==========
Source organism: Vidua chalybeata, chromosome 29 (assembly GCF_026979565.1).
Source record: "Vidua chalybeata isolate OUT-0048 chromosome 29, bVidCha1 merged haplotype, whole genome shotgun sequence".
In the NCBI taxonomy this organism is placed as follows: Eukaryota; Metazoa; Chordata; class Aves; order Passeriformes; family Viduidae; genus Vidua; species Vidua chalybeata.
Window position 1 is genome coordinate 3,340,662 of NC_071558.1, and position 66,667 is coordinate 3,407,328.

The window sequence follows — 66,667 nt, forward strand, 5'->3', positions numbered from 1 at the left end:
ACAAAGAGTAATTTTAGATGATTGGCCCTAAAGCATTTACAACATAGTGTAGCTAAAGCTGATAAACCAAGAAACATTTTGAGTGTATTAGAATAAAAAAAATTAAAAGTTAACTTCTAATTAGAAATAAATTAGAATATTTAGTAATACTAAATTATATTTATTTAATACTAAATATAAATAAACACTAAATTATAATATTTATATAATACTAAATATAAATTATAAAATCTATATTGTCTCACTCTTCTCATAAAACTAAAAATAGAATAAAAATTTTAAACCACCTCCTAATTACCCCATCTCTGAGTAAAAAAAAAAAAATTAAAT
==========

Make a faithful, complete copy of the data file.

Source organism: Vidua chalybeata, chromosome 29 (assembly GCF_026979565.1).
Source record: "Vidua chalybeata isolate OUT-0048 chromosome 29, bVidCha1 merged haplotype, whole genome shotgun sequence".
In the NCBI taxonomy this organism is placed as follows: Eukaryota; Metazoa; Chordata; class Aves; order Passeriformes; family Viduidae; genus Vidua; species Vidua chalybeata.
Window position 1 is genome coordinate 3,340,662 of NC_071558.1, and position 66,667 is coordinate 3,407,328.

The window sequence follows — 66,667 nt, forward strand, 5'->3', positions numbered from 1 at the left end:
ACAAAGAGTAATTTTAGATGATTGGCCCTAAAGCATTTACAACATAGTGTAGCTAAAGCTGATAAACCAAGAAACATTTTGAGTGTATTAGAATAAAAAAAATTAAAAGTTAACTTCTAATTAGAAATAAATTAGAATATTTAGTAATACTAAATTATATTTATTTAATACTAAATATAAATAAACACTAAATTATAATATTTATATAATACTAAATATAAATTATAAAATCTATATTGTCTCACTCTTCTCATAAAACTAAAAATAGAATAAAAATTTTAAACCACCTCCTAATTACCCCATCTCTGAGTAAAAAAAAAAAAATTAAAT